05/27/2011 2:17PM

Arapahoe: Forest Mouse seeks fifth straight in Inaugural

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Forest Mouse will have to run down Oops and a Half in order to win his fifth straight race Sunday in the $40,000 Inaugural at Arapahoe Park in Aurora, Col. The six-furlong race for 3-year-olds is the first Thoroughbred stakes of the mixed meet that runs through Aug. 21.

Forest Mouse has been on top of his game since March, when he won a first-level allowance sprint on the main track at Turf Paradise. He then moved to two turns and turf at the Phoenix track and won the $25,000 Tempe Handicap on March 19, and an optional $30,000 claimer over older horses April 19. Forest Mouse remained routing for his most recent start, when he shipped to New Mexico and won the $50,000 Sun Ray Park Casino Handicap on May 21.

He was prominent in that race, and on the turnback might get a stalking trip behind Oops and a Half, who set a quick pace last out when second in a first-level optional $50,000 claimer at Oaklawn Park on April 16. Perry Whetstone, who has been aboard Forest Mouse throughout his win streak, has the mount once again for owner-trainer Mark Jensen.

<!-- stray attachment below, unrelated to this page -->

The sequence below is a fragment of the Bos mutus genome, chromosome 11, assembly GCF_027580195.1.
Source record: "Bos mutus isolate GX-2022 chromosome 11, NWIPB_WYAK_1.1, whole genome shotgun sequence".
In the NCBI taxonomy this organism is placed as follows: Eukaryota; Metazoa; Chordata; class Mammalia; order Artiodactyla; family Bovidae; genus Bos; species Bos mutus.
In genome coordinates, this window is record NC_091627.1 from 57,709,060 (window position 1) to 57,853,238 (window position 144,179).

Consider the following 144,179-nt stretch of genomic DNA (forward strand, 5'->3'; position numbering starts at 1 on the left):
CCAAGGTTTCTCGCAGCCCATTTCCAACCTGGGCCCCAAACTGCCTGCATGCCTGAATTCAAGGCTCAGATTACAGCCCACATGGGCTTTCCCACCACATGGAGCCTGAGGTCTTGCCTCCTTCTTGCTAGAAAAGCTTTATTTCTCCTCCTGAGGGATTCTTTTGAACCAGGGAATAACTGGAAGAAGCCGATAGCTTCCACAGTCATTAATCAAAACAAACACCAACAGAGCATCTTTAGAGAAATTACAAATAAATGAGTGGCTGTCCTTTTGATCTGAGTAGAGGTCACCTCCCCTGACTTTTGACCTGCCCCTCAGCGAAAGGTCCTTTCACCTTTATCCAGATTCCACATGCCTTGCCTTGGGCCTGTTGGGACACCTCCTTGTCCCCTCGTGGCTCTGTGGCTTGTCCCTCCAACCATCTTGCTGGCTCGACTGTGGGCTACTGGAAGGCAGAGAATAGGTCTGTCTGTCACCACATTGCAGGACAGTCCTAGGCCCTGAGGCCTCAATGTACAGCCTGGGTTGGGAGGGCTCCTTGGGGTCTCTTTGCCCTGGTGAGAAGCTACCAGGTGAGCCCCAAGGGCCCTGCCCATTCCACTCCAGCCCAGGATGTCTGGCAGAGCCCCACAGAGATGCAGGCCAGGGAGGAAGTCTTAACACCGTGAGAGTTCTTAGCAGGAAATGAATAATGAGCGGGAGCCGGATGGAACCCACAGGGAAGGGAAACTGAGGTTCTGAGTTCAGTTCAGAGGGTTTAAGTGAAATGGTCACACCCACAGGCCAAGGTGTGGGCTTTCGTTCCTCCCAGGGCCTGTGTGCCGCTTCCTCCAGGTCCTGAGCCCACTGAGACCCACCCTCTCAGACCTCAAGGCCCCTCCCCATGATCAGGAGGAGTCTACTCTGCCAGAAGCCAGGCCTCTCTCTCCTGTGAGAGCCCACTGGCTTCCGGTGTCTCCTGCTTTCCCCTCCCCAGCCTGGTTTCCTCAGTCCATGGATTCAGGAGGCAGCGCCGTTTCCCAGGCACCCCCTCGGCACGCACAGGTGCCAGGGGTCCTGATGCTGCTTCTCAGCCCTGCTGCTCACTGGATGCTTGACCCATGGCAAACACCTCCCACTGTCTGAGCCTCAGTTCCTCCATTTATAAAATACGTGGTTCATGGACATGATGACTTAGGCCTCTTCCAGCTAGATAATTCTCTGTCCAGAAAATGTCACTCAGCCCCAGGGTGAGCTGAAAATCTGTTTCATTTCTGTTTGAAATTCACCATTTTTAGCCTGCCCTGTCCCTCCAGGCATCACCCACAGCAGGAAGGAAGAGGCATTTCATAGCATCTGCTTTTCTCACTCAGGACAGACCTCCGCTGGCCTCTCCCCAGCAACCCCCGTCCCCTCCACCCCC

Oops and a Half won two claiming sprints during the Oaklawn meet, and in one of them covered six furlongs in a sharp 1:10.80. He will break from post 5, just outside of Forest Mouse. Russell Vicchrilli has the mount for trainer Kevin Favre.

Others making up the 10-horse field include Wally Van, a stakes-placed son of Crafty Shaw who popped a career-high Beyer Figure of 85 last out when second by a neck in a second-level optional $20,000 claimer at Sun Ray.

No shipping restrictions to Colorado

The case of Equine Herpesvirus that stemmed from a recent cutting horse show in Utah and that has launched a nationwide investigation into any possible spread of the disease, has not led to any shipping restrictions into Arapahoe.

“It really hasn’t presented a problem to us at all,” said Bill Powers, the plant manager of the track. “There’s no restrictions. It’s been business as usual.”

Powers said horses shipped to Colorado must simply obtain an entry permit number from the Colorado Department of Agriculture. It is a code that goes on a horse’s health certificate.

The EHV-1 that was detected was a neurologic form of the virus. It can lead to weakness in the hind end, tremors, and other nervous system symptoms, according to a release from the Texas Animal Health Commission.